Lab-Grown Food – EU Ministers confirm that the Novel Food regulation is not fit for purpose
Brussels, 23rd January 2024 – Yesterday’s discussions held at the EU AGRIFISH Council on the “CAP´s role in safeguarding high quality and primary farm-based food production” based on the note from the Austrian, French and Italian Delegations supported by many delegations, is in line with the recent statement by the European Parliament: the Novel food regulation is not fit for purpose for synthetic food.
The Ministers point out that “laboratory-cultivated food production raises many questions that have to be thoroughly discussed between the Member States, the Commission, stakeholders, and the general public. […] These questions are essential for the future society that we want to build in Europe and should therefore be part of a renewed and broad debate in the EU specific to lab-grown meat”.
The Belgium presidency summarised the discussion in the Council underlining that the debate ended with a number of Member States calling for a moratorium until correct and satisfactory information is available to assess these new foods and conduct a public consultation on these products. Many countries are also calling for the quality of EU food production to be defended.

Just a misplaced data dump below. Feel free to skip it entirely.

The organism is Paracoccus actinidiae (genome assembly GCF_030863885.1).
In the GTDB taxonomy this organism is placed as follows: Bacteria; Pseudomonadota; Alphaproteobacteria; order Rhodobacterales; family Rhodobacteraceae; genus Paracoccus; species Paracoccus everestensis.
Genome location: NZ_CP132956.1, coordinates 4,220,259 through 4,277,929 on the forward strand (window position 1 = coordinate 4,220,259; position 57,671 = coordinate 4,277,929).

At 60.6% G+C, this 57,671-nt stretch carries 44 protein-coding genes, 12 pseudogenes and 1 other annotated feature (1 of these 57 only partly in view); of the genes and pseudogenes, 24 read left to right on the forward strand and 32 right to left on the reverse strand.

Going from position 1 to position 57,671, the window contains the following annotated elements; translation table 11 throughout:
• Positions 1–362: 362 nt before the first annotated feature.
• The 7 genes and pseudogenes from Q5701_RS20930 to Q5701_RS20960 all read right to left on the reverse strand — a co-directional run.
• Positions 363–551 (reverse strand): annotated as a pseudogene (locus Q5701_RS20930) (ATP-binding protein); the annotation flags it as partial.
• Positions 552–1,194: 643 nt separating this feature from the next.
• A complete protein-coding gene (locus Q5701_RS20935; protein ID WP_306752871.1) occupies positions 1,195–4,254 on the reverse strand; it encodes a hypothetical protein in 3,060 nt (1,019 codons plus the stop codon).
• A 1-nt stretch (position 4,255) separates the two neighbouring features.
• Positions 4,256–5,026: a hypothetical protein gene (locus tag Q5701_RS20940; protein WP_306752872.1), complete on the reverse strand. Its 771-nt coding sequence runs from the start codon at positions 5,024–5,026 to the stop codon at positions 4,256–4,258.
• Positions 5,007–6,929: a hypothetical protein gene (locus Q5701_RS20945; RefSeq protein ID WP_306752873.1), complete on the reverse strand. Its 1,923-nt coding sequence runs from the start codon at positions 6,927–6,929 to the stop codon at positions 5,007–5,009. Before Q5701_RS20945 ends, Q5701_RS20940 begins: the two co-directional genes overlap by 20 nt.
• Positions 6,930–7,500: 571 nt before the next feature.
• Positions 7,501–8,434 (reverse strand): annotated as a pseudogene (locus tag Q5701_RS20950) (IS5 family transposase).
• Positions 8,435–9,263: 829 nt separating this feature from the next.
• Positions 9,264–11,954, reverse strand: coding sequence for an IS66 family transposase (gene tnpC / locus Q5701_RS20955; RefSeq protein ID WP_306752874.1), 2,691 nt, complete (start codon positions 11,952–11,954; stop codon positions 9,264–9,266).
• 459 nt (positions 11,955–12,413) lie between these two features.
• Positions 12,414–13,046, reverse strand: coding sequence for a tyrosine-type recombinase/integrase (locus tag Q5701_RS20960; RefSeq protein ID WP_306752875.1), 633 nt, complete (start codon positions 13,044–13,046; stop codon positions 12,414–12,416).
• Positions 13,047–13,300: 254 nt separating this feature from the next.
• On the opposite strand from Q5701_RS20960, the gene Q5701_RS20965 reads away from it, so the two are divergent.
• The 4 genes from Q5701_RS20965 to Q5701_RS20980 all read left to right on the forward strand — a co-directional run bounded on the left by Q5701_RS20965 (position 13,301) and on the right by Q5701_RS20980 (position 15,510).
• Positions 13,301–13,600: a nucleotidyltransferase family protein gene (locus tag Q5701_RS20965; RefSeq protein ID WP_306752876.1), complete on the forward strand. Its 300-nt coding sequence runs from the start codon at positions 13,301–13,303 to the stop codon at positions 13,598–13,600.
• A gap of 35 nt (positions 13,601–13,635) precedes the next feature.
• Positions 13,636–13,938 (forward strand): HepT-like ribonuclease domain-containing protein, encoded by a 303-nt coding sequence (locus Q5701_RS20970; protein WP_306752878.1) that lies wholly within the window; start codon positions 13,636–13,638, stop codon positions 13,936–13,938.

Based on these clear statements, from the European Parliament in October 2023 and yesterday from EU ministers, Farm Europe and Eat Europe call upon the EU institutions to avoid any step forward on synthetic food based on the Novel food regulation. EU farmers and food producers’ efforts to innovate, and build sustainable and resilient food systems closely linked to nature must not be undermined by decisions not based on transparent and solid analysis. We consider that synthetic products are closer to the pharmaceutical industry than to food, and certainly not in line with EU food values, including when it comes to innovative food products.
“The wide consensus gained by the document presented to the Council today is of utmost importance not only for the European food value chain but above all for the consumers. It is a strong call for the precautionary principle to be used and for more research to be put in place, to investigate more the risks and challenges already highlighted by the WHO and FAO related to synthetic food” states Luigi Scordamaglia, President of Eat Europe.
“Farmers are doing their best to improve the way they produce food, reinforcing environmental sustainability and investing in innovation, to answer to the needs expressed by the society. Cellular products are a leap into the unknown. They entail ethical, social, environmental, and economic challenges. Therefore, we welcome the call from EU ministers for a thorough assessment” declares Yves Madre, President of Farm Europe.
How to make sure that EU consumers have access to sustainable and healthy diets that are anchored in resilient, diverse, viable agricultural systems is a pivotal question for the future of the European Food Systems. This topic will also be debated during the Global Food Forum that Farm Europe is organizing in Brussels the 13th and 14th of February. The panel on “Animal-based food: a key place for nutritional balance and sustainability” will provide the opportunity for experts, and institutional and political representatives to deep dive into the risks and identify solutions.